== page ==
David Bourget (Western Ontario)
David Chalmers (ANU, NYU)
Rafael De Clercq
Jack Alan Reynolds
Learn more about PhilPapers
Journal of Applied Philosophy 28 (2):169-187 (2011)
The standard by which we apply decision-making for those unable to do so for themselves is an important practical ethical issue with substantial implications for the treatment and welfare of such individuals. The approach to proxy or surrogate decision-making based upon substituted judgement is often seen as the ideal standard to aim for but suffers from a need to provide a clear account of how to determine the validity of the proxy's judgements. Proponents have responded to this demand by providing the truth-conditions for the substituted judgement in terms of counterfactual reasoning using a possible worlds semantics. In this paper, I show how these underpinnings fail to support the substituted judgement approach as a reasonable standard for decision-making. Firstly, I show how this counterfactual element has been poorly interpreted. I then explain how various accounts have failed to reflect problems and limitations associated with providing an interpretation of their truth-conditions using counterfactuals. Finally, I argue that, even when we attend to the initial problems of providing a counterfactual analysis, it still deeply problematic as a means of determining the validity of substituted judgements for two main reasons. Firstly, making determinate judgements as to the truth-value of these judgements will often not be possible and, secondly, there is a strong requirement when interpreting many counterfactual claims to charitably accede to their being true. I conclude that substituted judgements, as interpreted through counterfactual reasoning and possible worlds semantics, do not therefore provide an adequate standard for surrogate decision-making.
|Keywords||No keywords specified (fix it)|
|Categories||categorize this paper)|
Setup an account with your affiliations in order to access resources via your University's proxy server
Configure custom proxy (use this if your affiliation does not provide a proxy)
|Through your library|
References found in this work BETA
No references found.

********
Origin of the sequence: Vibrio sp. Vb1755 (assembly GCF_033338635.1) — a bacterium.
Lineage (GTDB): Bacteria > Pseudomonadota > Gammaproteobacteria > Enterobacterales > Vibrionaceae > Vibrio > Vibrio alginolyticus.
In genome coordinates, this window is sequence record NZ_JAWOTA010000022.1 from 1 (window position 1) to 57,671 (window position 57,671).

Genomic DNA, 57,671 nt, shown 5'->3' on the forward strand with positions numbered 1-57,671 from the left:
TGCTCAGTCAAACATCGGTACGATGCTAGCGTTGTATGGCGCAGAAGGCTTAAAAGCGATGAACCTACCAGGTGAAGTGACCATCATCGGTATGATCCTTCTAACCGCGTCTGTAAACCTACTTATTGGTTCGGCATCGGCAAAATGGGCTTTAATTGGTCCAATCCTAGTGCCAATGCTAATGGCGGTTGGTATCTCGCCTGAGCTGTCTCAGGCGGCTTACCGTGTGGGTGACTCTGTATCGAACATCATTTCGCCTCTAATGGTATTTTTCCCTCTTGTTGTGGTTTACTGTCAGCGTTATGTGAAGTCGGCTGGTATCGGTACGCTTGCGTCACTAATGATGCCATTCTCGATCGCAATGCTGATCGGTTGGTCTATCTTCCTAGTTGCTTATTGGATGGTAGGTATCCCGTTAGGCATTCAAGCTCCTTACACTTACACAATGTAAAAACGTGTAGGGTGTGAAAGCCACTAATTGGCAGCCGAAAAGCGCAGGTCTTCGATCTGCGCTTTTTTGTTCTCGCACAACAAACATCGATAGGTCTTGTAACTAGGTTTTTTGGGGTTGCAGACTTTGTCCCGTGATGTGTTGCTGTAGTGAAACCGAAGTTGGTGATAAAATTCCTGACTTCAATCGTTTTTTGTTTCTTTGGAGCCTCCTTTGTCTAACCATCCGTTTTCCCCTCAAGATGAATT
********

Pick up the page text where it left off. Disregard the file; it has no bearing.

Citations of this work BETA
Anthony Wrigley (2015). Moral Authority and Proxy Decision-Making. Ethical Theory and Moral Practice 18 (3):631-647.
Similar books and articles
Mats Johansson & Linus Broström (2011). Counterfactual Reasoning in Surrogate Decision Making – Another Look. Bioethics 25 (5):244-249.
Linus Broström, The Substituted Judgment Standard. Studies on the Ethics of Surrogate Decision Making.
Mats Johansson & Linus Broström (2008). Turning Failures Into Successes: A Methodological Shortcoming in Empirical Research on Surrogate Accuracy. Theoretical Medicine and Bioethics 29 (1):17-26.
Mats Johansson & Linus Broström (2012). Empirical Fallacies in the Debate on Substituted Judgment. Health Care Analysis (1):1-9.
Catherine Lowy (1988). The Doctrine of Substituted Judgement in Medical Decision Making. Bioethics 2 (1):15–21.
Susan R. Martyn (2009). Substituted Judgment, Best Interests, and the Need for Best Respect. Cambridge Quarterly of Healthcare Ethics 3 (2):195.
S. Barker (2003). A Dilemma for the Counterfactual Analysis of Causation. Australasian Journal of Philosophy 81 (1):62 – 77.
Robert A. Pearlman, Steven H. Miles & Robert M. Arnold (1993). Contributions of Empirical Research to Medical Ethics. Theoretical Medicine and Bioethics 14 (3).
David R. Mandel (2003). Effect of Counterfactual and Factual Thinking on Causal Judgements. Thinking and Reasoning 9 (3):245 – 265.
Marc Pauly & Martin van Hees (2006). Logical Constraints on Judgement Aggregation. Journal of Philosophical Logic 35 (6):569 - 585.
Robert S. Wigton (1996). Social Judgement Theory and Medical Judgement. Thinking and Reasoning 2 (2 & 3):175 – 190.
Mark G. Kuczewski (1999). Commentary: Narrative Views of Personal Identity and Substituted Judgment in Surrogate Decision Making. Journal of Law, Medicine & Ethics 27 (1):32-36.
Leon Culbertson (2012). Pandora Logic: Rules, Moral Judgement and the Fundamental Principles of Olympism. Sport, Ethics and Philosophy 6 (2):195-210.
Yujin Nagasawa (2008). Proxy Consent and Counterfactuals. Bioethics 22 (1):16–24.
Alan Schwartz (2008). Medical Decision Making: A Physician's Guide. Cambridge University Press.
Added to index2010-12-22
Total downloads12 ( #234,034 of 1,777,884 )
Recent downloads (6 months)1 ( #291,290 of 1,777,884 )
How can I increase my downloads?